British lawmaker lauds Rwanda's disability policy

The Shadow Minister for Disabled People in the United Kingdom (UK), Kate Green, has lauded Rwanda's efforts to advance the interests of Persons Living with Disabilities (PLWDs).
L-R: Green, Rwaka and Francesca Tengela during the meeting at Parliament on Thursday. (John Mbanda)
L-R: Green, Rwaka and Francesca Tengela during the meeting at Parliament on Thursday. (John Mbanda)

The Shadow Minister for Disabled People in the United Kingdom (UK), Kate Green, has lauded Rwanda’s efforts to advance the interests of Persons Living with Disabilities (PLWDs).

 Green said this on Thursday after meeting Members of Parliament.

 Green, 54, a British Labour Party politician, has been MP for Stretford and Urmston since 2010.

 “It interesting to see mainstreaming of policies for people with disabilities in all aspects,” said the former magistrate.

 Green is in the country on an official study tour aimed at familiarising herself with Rwandan policies that foster interests of PWDS and  open up a new relationship between the two countries aimed advancing interests of people with disabilities.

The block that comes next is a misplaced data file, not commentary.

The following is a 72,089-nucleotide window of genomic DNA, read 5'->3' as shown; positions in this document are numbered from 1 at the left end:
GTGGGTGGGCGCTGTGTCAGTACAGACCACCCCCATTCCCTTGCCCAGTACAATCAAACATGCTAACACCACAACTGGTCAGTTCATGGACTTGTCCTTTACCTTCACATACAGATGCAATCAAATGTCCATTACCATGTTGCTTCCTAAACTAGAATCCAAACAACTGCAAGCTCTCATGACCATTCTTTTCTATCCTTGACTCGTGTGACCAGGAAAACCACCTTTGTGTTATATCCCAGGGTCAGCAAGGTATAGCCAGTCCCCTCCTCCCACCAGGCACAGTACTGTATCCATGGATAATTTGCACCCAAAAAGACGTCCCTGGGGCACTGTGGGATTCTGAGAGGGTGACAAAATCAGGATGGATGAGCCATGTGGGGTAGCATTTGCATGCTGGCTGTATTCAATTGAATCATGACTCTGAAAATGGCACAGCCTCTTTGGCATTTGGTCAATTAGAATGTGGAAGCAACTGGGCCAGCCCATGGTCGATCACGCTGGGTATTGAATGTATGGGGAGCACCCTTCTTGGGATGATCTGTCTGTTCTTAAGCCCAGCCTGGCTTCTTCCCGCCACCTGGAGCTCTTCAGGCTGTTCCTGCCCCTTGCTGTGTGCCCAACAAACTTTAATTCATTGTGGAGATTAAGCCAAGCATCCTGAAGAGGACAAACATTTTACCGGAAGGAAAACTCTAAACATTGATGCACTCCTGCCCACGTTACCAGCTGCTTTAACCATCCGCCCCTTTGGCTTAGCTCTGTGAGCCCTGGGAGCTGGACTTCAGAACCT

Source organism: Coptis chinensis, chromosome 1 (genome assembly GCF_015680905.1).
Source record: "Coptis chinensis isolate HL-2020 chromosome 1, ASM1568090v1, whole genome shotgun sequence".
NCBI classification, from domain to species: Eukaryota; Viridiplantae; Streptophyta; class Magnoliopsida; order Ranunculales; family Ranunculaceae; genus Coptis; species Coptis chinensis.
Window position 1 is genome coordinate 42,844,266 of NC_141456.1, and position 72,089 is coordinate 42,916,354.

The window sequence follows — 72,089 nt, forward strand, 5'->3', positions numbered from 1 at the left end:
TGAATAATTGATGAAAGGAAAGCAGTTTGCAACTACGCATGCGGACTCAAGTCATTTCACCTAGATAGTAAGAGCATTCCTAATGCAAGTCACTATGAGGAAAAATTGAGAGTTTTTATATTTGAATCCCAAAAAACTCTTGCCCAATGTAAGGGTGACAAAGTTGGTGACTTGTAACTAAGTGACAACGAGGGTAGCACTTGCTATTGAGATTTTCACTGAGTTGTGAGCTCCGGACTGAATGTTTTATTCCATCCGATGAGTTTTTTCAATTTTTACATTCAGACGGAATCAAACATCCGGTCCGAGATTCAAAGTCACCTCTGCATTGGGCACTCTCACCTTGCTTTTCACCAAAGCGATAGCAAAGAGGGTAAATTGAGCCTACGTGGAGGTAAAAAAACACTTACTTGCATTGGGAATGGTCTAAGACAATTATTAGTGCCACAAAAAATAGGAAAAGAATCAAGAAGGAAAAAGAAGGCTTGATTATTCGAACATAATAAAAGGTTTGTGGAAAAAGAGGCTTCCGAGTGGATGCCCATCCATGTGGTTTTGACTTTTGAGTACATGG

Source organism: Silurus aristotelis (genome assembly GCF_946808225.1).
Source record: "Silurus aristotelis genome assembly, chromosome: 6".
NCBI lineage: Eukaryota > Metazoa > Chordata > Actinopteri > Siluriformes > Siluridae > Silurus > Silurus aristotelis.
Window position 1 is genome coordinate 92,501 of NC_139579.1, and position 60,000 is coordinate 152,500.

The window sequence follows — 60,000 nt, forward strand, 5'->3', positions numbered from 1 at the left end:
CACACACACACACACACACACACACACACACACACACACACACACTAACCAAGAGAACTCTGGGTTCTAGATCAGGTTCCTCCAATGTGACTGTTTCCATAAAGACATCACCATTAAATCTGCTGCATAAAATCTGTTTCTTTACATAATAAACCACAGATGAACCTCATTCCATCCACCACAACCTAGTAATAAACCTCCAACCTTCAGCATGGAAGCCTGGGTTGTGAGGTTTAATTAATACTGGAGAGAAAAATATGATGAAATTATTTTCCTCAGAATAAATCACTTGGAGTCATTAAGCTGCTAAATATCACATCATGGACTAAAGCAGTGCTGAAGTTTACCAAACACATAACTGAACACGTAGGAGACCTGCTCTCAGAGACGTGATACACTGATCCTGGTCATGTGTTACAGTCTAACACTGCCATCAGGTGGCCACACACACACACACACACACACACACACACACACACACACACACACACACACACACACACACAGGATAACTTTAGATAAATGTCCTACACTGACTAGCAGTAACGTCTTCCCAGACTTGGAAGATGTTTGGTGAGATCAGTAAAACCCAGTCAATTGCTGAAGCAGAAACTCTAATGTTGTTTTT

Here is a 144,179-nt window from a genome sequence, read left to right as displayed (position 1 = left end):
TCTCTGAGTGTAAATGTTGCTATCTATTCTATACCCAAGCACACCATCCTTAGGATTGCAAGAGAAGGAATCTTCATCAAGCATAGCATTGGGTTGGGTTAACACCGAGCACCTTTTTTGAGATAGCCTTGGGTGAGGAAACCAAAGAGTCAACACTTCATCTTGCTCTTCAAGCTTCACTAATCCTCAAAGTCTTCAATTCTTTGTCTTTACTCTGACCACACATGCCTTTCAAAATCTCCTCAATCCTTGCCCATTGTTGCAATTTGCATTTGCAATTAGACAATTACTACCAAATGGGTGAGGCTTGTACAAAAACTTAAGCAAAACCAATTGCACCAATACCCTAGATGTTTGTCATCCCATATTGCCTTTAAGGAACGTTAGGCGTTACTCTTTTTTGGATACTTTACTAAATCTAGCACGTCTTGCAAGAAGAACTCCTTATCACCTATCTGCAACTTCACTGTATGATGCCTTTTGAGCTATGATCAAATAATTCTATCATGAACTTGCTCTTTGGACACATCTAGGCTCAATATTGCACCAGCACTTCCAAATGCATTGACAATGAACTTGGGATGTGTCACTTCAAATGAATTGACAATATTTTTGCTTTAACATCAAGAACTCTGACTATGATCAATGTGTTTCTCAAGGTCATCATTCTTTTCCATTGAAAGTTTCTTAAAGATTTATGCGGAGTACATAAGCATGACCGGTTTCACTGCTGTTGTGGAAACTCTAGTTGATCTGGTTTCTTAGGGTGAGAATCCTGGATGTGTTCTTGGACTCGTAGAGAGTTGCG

Rwanda has about 450,000 persons with disabilities, about 4.2 per cent of the total population, according to 2012 Population Census data.

 “Causes of disability includes congenital disorders, diseases such as polio, non-curable diseases like diabetes, accidents, and wounds inflicted on some people by the 1994 Genocide against the Tutsi,” a report by the National institute of statistics of Rwanda states.

 MP Gaston Rusiha, the representative of PLWDs in Parliament, told the British lawmaker that the government put in place various laws that protect and advance interests of  PLWDs.

 “Rwanda is undergoing reforms in all sectors where vulnerable groups such as poverty-stricken survivors of the Genocide, demobilised soldiers who need reintegration into civilian life, persons with disabilities are all included,” Rusiha said.

 Rusiha said the National Council for Persons with Disabilities is developing the Rwanda sign language dictionary, which will eventually make sign language recognised as a national language.

 “Vaccination coverage is improving with an increase in the number of children having all vaccinations from 75 per cent in 2005 to 90 per cent in 2010.  This contributes to disability prevention,” Rusiha added.

 About 468 houses for ex-combatants with disabilities have been constructed and the veterans receive a monthly stipend, according to the lawmaker.

 However, all is not well according to Rusiha as he stated that stigmatisation of PLWDs still undermines government’s  efforts to advance their rights.

 “We still have inadequate national resources to support PLWDs,” he said.

 Green said challenges are similar in both countries, and called on the lawmakers to advocate for more rights of PLWDs.

 “As legislators we have to scrutinise and hold government responsible as we advocate for the right of PLWDs,” she said.

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